Techdirt: Canadian Government Wants To Regulate Social Media Like Broadcast

Techdirt: Canadian Government Wants To Regulate Social Media Like Broadcast. “Canada has a long history of requiring broadcasters to support and air Canadian content, setting percentages of airtime that must be dedicated to it. While this is controversial and of questionable efficacy, it is at least coherent with regards to television and radio broadcasting over public airwaves — but Bill C-10 would bring streaming services and many other websites under the same regulatory regime, which also includes even more concerning powers to regulate political speech.” Anybody remember the kerfuffle over Canada regulating zines back in the 1990s? Just me? Okay.

National Security Archive: A Diplomatic Domain? The Evolution of Diplomacy in Cyberspace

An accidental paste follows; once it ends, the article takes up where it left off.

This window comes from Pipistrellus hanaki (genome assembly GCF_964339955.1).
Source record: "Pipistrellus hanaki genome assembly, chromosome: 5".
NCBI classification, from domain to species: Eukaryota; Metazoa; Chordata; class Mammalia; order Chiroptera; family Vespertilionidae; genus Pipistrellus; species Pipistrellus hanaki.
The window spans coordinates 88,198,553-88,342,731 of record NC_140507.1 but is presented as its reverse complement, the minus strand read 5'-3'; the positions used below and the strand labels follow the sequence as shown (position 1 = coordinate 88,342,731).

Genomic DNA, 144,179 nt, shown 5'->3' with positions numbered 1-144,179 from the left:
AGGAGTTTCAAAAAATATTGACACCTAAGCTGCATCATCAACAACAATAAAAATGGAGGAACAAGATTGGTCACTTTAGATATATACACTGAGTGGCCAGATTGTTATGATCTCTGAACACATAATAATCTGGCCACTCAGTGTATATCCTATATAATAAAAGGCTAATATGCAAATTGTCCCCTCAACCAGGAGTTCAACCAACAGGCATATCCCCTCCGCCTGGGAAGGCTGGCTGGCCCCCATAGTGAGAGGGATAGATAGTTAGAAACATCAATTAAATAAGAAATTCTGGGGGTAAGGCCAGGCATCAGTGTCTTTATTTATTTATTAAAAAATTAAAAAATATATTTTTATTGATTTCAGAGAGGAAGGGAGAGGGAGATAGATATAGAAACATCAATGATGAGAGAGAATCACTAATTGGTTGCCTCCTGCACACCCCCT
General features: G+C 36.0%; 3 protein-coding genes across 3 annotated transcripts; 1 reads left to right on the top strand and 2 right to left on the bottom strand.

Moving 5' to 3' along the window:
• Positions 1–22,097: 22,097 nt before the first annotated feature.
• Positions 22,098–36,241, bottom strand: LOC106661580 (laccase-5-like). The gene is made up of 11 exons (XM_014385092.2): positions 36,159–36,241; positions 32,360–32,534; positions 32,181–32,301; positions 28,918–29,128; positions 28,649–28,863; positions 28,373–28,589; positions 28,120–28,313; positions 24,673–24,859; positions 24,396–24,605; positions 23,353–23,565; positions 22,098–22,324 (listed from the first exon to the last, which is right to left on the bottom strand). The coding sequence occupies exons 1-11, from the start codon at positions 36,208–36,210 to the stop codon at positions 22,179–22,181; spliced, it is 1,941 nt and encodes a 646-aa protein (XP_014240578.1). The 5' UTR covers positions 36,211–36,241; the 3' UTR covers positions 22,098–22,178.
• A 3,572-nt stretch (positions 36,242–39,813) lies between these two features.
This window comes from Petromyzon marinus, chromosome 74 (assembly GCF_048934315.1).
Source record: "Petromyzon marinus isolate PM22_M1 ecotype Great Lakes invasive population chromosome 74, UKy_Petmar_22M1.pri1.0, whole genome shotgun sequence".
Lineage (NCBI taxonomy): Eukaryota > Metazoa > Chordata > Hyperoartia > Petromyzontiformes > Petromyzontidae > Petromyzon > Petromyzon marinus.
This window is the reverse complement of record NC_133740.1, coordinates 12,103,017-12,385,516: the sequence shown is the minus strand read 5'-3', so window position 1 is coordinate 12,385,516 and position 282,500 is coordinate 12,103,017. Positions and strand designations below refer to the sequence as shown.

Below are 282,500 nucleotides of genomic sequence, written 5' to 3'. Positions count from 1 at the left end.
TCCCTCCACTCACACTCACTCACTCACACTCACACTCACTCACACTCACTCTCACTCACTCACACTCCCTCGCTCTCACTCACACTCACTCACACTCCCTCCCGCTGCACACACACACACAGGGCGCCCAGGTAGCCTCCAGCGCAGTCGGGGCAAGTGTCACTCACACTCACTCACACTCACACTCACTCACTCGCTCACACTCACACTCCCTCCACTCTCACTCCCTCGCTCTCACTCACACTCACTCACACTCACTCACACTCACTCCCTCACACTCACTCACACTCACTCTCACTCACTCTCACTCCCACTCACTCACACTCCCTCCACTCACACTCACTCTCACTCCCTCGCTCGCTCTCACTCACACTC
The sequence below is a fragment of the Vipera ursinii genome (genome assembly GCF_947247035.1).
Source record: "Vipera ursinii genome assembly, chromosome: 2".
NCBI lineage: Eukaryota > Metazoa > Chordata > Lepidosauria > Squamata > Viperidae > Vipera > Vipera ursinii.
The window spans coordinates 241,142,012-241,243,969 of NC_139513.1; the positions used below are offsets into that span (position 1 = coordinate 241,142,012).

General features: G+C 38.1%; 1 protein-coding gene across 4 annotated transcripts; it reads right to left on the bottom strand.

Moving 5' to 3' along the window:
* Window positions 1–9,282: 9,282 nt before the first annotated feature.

National Security Archive: A Diplomatic Domain? The Evolution of Diplomacy in Cyberspace. “The recent passage of the ‘Cyber Diplomacy Act of 2021’ by the House of Representatives suggests U.S. lawmakers are eager to expand the U.S.’s toolbox for addressing cyber threats to explicitly include diplomacy, according to a compilation of policy records posted today by the nongovernmental National Security Archive. Introduced on the heels of the SolarWinds breach, the bill would establish a new ‘Bureau of International Cyberspace Policy.’”

TNW: 60% of the world is online — 10 big takeaways on the state of the internet in 2021

TNW: 60% of the world is online — 10 big takeaways on the state of the internet in 2021. “The new Digital 2021 April Global Statshot Report – published in partnership between Hootsuite and We Are Social – reveals that more than 6 in 10 people on Earth now use the internet. Internet users have grown by more than 330 million over the past year, reaching a total of more than 4.7 billion at the start of April 2021.”